Summary: We need to follow the example of Christ if we want TRUE LOVE in our marriage.
A Bible College student wanted to impress his girlfriend’s father. He wrote him a letter and shared his testimony of how he became a Christian. He closed the letter, asking for the Father’s permission to court his daughter. He signed his name and as he normally did, by adding the reference for his life verse after his name. That life verse was 1 Samuel 12:24, which says “But be sure to fear the Lord and serve him faithfully with all your heart; consider what great things he has done for you.”
in his nervousness, and quite by mistake, he wrote the reference for 2 Samuel 12:24 instead. The father was greatly surprised when he looked up the reference. That verse states, “Then David comforted his wife Bathsheba, and he went to her and lay with her. She gave birth to a son, and they named him Solomon.” (2 Samuel 12:24, NIV84)! The young man certainly made an impression on his girlfriend’s father, but it was not what he intended!
A couple was arranging for their wedding, and asked the bakery to decorate their wedding cake with the words from 1 John 4:18, which reads, "There is no fear in love, but perfect love casts out fear."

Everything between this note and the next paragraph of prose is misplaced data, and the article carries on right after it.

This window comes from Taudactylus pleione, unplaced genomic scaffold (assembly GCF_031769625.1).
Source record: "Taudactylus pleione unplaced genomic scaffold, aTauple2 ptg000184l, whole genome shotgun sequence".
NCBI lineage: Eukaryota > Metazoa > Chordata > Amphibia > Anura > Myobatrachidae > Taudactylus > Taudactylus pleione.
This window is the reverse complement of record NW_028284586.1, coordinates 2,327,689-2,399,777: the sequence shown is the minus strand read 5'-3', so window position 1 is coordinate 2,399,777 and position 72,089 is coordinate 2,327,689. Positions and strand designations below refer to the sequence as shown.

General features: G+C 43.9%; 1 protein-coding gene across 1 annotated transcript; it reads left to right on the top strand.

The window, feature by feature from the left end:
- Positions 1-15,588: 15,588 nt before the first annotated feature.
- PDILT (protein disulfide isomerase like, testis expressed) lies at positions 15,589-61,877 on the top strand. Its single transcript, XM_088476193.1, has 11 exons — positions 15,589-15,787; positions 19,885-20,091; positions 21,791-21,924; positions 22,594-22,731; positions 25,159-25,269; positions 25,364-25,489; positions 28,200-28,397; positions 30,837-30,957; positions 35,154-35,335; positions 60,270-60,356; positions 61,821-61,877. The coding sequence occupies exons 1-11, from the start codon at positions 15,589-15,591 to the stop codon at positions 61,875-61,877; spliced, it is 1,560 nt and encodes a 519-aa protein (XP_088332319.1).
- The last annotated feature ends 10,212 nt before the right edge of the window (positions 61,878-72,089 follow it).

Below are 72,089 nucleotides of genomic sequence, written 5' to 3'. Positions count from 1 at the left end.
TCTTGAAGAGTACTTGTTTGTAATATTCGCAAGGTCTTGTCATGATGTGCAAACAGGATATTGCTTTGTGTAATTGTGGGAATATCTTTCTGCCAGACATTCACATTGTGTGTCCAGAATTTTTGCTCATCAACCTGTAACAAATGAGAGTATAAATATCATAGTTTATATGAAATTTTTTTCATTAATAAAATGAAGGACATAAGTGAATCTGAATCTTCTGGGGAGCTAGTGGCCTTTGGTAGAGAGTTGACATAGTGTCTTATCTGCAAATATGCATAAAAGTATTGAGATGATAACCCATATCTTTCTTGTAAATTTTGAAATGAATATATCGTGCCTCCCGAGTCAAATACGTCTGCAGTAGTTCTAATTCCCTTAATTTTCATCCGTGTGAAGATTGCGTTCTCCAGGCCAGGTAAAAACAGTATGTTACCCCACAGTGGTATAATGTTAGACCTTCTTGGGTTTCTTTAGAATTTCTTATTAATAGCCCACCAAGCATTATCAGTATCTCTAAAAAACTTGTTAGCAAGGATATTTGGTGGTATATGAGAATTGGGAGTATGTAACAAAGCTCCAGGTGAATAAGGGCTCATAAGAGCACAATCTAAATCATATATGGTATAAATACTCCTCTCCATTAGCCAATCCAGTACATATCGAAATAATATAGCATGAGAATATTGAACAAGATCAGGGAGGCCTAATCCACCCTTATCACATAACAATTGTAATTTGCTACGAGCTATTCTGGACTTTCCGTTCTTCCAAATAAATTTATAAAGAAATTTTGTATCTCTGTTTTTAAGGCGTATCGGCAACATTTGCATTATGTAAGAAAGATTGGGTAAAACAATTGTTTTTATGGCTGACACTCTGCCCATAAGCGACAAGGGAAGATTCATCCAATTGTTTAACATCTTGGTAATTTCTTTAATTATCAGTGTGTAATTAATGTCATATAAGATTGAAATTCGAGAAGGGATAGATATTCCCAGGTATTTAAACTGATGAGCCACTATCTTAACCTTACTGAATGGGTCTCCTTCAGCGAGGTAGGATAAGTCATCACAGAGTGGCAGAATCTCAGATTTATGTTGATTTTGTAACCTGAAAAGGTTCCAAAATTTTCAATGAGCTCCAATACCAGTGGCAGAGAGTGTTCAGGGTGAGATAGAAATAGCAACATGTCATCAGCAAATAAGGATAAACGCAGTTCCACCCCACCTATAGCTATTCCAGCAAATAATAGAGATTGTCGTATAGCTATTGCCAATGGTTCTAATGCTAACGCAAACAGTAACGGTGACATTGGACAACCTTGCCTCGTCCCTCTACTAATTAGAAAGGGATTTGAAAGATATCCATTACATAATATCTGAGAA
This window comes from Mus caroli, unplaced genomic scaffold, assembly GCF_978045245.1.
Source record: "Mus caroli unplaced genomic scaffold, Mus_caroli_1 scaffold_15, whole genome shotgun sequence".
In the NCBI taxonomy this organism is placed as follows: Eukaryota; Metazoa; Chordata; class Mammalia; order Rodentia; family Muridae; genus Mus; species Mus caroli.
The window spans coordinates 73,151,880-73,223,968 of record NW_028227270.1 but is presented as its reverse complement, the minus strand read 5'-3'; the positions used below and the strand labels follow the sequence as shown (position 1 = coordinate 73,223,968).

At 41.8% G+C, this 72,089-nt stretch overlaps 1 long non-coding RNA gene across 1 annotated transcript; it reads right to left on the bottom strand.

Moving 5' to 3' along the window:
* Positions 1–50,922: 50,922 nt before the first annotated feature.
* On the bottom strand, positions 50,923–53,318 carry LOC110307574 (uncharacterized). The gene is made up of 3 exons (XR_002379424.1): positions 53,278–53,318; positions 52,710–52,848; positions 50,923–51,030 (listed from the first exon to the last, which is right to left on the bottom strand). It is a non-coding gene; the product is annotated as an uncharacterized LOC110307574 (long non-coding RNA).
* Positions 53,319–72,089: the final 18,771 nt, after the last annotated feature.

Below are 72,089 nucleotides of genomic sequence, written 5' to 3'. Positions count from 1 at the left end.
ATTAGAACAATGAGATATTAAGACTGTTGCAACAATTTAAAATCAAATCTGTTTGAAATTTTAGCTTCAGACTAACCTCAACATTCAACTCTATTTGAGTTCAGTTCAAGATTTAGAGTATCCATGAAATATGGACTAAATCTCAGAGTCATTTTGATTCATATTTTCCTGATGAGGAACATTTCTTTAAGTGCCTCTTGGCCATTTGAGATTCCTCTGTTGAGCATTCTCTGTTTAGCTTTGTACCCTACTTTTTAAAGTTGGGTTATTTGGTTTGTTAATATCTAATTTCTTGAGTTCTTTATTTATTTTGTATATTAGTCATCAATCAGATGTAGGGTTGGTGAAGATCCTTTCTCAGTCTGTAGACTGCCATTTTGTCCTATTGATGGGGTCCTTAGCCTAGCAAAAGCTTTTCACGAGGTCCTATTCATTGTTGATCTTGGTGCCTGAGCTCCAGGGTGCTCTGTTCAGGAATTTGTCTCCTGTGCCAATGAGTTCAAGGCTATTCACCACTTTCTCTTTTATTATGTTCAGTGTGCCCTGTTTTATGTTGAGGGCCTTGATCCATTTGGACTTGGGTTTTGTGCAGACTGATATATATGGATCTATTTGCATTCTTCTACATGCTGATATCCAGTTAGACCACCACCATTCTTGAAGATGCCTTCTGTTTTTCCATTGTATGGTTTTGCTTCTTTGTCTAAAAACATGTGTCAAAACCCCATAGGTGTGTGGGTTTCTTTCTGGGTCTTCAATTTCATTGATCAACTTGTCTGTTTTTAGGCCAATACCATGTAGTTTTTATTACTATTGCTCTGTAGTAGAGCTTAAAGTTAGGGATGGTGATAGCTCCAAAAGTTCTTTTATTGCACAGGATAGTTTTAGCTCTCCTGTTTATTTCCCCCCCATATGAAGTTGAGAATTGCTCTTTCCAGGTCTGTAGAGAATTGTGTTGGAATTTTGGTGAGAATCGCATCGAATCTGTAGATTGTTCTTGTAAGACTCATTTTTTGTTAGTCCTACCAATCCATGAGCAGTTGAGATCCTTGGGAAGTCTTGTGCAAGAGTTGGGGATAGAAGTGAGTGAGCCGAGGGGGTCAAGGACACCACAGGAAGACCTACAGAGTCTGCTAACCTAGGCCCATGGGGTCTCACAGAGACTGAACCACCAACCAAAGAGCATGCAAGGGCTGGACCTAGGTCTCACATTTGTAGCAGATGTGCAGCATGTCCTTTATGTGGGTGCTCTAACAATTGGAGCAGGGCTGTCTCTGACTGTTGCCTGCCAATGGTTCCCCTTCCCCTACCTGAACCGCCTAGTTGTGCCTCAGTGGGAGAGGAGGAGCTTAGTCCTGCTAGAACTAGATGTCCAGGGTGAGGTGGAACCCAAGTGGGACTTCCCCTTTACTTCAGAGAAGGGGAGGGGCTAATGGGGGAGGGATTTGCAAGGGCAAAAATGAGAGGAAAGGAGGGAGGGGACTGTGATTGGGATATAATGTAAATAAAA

The bakery evidently lost, smudged, or otherwise misread the noted reference, and beautifully inscribed on the cake John 4:18: "For you have had five husbands, and the man you have now is not your husband."
I guess the moral of these two stories is to be careful how you write out Bible verses!
Those humorous tales are a reminder of the more serious nature of Valentine’s Day. There are various traditions regarding the origins of VALENTINES DAY:
One legend contends that Valentine was a priest who served during the third century in Rome. When Emperor Claudius II decided that single men made better soldiers than those with wives and families, he outlawed marriage for young men — his crop of potential soldiers. Valentine, realizing the injustice of the decree, defied Claudius and continued to perform marriages for young lovers in secret. When Valentine's actions were discovered, Claudius ordered that he be put to death.
Another story suggest that Valentine may have been killed for attempting to help Christians escape harsh Roman prisons where they were often beaten and tortured. While in prison, it is believed that Valentine fell in love with a young girl — who may have been his jailer's daughter — who visited him during his confinement. Before his death, it is alleged that he wrote her a letter, which he signed 'From your Valentine,'
We hear commercials today about finding your “TRUE LOVE.” Those E Harmony commercials end with the line, “Find your true love.”
I am reminded of the scene in the fantasy, “The Princes Bride.” In that film, there is a scene where Billy Crystal plays “Miracle Max,” a magician who revives the Prince once he learns that he is seeking TRUE LOVE. It is only when Miracle Max of the noble cause of finding one’s “true love” that he is persuaded to help. ‘